Analysis: The implications of the Qatar-Turkey alliance

The prospect of Ankara maintaining close ties with Saudi Arabia and Qatar simultaneously is becoming more complicated.

Qatar Turkey
The GCC crisis has put Turkey in a delicate position as the country has long maintained good relations, including military links, with several of the Gulf states [AP]

The unfolding Gulf diplomatic crisis earlier this month has managed to put old alliances and partnerships to the test, while also revealing new ones.

Shortly after Saudi Arabia, Egypt, Bahrain and the United Arab Emirates severed diplomatic relations with Qatar and closed their airspace to commercial flights, Turkey condemned the blockade against Qatar, sent food stocks to stave off possible shortages in the country, and fast-tracked legislation through parliament to deploy Turkish troops on Qatari soil.

On June 7, Turkey’s parliament ratified two bills; one allowing the deployment of Turkish troops in Qatar and another approving an accord between the two countries on military training cooperation.

“A very grave mistake is being made in Qatar, isolating a nation in all areas is inhumane and against Islamic values. It’s as if a death penalty decision has been taken for Qatar,” Turkish President Recep Tayyip Erdogan told members of his ruling Justice and Development Party (AKP) in Ankara last week.

Both agreements were drawn up before the spat between Qatar and its neighbours erupted and were brought to parliament by AKP MPs in an extraordinary session.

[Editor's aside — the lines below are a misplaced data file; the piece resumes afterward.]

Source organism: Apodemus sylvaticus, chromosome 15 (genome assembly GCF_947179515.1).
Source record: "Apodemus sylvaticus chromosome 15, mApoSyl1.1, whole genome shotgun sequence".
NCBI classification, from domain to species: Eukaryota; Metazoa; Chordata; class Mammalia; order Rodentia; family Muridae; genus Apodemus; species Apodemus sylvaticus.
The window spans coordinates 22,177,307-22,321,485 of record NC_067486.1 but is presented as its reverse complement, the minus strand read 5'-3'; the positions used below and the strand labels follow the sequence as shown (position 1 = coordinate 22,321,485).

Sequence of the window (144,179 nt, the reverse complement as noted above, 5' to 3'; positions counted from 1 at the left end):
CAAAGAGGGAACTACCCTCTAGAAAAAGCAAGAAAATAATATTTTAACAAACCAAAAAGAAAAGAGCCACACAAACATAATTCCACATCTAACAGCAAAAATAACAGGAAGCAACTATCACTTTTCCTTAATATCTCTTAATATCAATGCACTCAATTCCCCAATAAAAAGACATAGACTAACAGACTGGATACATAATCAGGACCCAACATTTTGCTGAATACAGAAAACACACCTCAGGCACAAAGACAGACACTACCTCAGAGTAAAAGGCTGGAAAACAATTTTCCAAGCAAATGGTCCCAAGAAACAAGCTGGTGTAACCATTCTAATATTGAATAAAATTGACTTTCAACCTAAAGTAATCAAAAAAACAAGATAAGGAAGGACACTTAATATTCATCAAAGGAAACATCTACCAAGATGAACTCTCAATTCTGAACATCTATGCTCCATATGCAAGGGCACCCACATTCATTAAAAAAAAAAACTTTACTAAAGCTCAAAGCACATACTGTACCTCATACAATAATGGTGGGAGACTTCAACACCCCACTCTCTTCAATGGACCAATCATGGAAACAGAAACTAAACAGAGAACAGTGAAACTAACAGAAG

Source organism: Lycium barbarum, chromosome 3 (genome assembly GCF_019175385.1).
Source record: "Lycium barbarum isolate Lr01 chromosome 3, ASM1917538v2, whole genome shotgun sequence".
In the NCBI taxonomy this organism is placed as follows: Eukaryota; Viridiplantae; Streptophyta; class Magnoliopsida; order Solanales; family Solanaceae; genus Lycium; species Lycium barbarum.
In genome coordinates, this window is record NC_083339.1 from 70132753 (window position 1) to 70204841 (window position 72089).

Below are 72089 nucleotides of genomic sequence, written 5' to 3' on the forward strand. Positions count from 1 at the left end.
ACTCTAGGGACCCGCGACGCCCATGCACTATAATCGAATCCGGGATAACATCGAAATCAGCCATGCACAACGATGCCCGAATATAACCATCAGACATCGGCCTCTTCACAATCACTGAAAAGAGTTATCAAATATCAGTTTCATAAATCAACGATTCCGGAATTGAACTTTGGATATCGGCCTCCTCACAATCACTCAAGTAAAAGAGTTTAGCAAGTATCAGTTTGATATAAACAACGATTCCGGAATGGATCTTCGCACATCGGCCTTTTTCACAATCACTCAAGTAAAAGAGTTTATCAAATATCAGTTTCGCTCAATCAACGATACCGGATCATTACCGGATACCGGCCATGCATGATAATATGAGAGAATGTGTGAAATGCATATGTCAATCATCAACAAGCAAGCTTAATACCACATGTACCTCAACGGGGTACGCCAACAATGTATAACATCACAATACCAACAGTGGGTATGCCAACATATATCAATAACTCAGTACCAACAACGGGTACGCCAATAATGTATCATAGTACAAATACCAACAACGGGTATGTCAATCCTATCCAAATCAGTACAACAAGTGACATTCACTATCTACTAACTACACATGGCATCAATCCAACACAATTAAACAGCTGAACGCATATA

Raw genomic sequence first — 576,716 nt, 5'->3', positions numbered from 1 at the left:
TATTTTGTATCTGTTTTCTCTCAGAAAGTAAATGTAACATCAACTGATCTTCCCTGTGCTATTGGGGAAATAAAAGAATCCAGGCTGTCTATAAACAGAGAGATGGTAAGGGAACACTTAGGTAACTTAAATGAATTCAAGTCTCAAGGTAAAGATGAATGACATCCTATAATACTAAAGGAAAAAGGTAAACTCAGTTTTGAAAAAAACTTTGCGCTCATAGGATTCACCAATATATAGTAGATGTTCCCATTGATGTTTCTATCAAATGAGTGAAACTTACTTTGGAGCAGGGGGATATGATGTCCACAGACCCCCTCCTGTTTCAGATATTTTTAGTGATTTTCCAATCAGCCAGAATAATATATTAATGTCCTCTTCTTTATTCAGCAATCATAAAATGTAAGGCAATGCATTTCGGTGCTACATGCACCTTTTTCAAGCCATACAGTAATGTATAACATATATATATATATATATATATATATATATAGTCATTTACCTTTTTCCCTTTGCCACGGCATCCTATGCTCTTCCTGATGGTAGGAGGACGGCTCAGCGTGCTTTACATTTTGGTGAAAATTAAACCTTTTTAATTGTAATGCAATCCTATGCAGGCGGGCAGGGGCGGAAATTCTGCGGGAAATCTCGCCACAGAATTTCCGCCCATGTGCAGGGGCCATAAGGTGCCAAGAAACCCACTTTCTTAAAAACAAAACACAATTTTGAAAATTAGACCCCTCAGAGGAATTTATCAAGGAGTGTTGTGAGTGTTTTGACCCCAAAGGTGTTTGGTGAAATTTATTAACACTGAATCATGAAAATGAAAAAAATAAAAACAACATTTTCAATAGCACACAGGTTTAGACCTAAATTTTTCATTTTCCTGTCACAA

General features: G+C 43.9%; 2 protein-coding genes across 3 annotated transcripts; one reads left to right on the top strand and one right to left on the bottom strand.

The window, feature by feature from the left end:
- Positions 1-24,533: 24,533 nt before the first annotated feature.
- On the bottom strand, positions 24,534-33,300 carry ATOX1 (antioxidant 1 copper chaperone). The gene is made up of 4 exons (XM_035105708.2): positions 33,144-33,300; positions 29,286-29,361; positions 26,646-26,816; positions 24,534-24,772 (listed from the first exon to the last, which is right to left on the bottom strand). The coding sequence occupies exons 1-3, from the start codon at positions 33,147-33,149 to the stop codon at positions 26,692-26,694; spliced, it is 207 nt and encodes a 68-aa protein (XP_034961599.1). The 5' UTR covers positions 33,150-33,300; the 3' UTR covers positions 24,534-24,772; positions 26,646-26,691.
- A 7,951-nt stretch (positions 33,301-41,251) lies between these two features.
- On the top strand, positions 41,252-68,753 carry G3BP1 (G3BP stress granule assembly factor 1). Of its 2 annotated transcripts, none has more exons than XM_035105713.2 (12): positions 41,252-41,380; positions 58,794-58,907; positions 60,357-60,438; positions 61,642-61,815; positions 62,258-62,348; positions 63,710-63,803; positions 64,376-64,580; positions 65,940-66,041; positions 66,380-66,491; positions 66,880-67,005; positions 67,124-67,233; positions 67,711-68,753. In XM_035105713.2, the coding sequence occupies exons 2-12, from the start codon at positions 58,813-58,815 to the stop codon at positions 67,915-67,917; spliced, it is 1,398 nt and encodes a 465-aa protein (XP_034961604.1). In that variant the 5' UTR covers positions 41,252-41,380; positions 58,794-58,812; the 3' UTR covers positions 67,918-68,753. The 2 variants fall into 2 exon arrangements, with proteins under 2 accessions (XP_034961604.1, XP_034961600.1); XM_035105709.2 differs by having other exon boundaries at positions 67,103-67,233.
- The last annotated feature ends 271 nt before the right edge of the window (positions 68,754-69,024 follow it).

READ MORE: Why is Turkey deploying troops to Qatar?

A key ally of Qatar, Turkey is setting up a military base in the country – the first Turkish overseas military installation in the Middle East. Qatar also hosts the largest US airbase in the Middle East, Al-Udeid, where around 10,000 military personnel are stationed.

The defence cooperation between Doha and Istanbul dates back to 2014, when the two nations signed an agreement aimed at helping them confront “common enemies“. 

Both nations have provided support for the Egyptian uprising and condemned the military coup that brought the country’s current leader, Abdel Fattah el-Sisi, to power.

They have both also refused to classify the Muslim Brotherhood movement and Hamas as “terrorist organisations” and backed rebels fighting to overthrow President Bashar al-Assad in Syria.

Besides allowing for a Turkish military base in Qatar, which would primarily serve as a venue for joint training exercises, the deal also gave Qatar the option of setting up a similar facility in Turkey.

In an interview with Reuters in late 2015, Ahmet Demirok, Turkey’s ambassador to Qatar at the time said 3,000 Turkish ground troops would be eventually stationed at the base, as well as air and naval units, military trainers and special operations forces.

In 2016, then Turkish Prime Minister Ahmet Davutoglu visited the base where 150 troops were already stationed, according to the Turkish daily, Hurriyet.

It is reported that 200 Turkish troops are currently deployed in the base, which has the capacity to accommodate up to 5,000 troops, but it remains unclear when the base would be completed. 

The defence partnership agreement came at a time of increased regional instability in the face of a perceived waning of US interest in the region.